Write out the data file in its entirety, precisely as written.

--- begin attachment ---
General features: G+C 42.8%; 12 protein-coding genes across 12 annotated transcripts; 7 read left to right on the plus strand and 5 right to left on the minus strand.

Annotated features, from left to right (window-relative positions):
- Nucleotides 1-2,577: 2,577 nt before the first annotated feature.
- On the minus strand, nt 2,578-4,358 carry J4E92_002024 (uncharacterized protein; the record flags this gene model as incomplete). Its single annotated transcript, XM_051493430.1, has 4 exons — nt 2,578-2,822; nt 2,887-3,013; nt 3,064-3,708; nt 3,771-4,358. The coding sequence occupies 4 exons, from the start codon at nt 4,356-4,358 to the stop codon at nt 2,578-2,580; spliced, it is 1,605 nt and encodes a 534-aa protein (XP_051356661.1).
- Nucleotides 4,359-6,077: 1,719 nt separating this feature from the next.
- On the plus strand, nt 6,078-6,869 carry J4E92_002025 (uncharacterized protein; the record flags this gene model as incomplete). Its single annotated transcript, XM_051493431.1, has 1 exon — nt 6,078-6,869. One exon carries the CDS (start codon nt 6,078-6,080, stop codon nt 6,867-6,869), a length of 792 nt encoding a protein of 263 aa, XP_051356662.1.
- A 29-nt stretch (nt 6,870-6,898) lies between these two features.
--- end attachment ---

General features: G+C 42.8%; 12 protein-coding genes across 12 annotated transcripts; 7 read left to right on the plus strand and 5 right to left on the minus strand.

Annotated features, from left to right (window-relative positions):
- Nucleotides 1-2,577: 2,577 nt before the first annotated feature.
- On the minus strand, nt 2,578-4,358 carry J4E92_002024 (uncharacterized protein; the record flags this gene model as incomplete). Its single annotated transcript, XM_051493430.1, has 4 exons — nt 2,578-2,822; nt 2,887-3,013; nt 3,064-3,708; nt 3,771-4,358. The coding sequence occupies 4 exons, from the start codon at nt 4,356-4,358 to the stop codon at nt 2,578-2,580; spliced, it is 1,605 nt and encodes a 534-aa protein (XP_051356661.1).
- Nucleotides 4,359-6,077: 1,719 nt separating this feature from the next.
- On the plus strand, nt 6,078-6,869 carry J4E92_002025 (uncharacterized protein; the record flags this gene model as incomplete). Its single annotated transcript, XM_051493431.1, has 1 exon — nt 6,078-6,869. One exon carries the CDS (start codon nt 6,078-6,080, stop codon nt 6,867-6,869), a length of 792 nt encoding a protein of 263 aa, XP_051356662.1.
- A 29-nt stretch (nt 6,870-6,898) lies between these two features.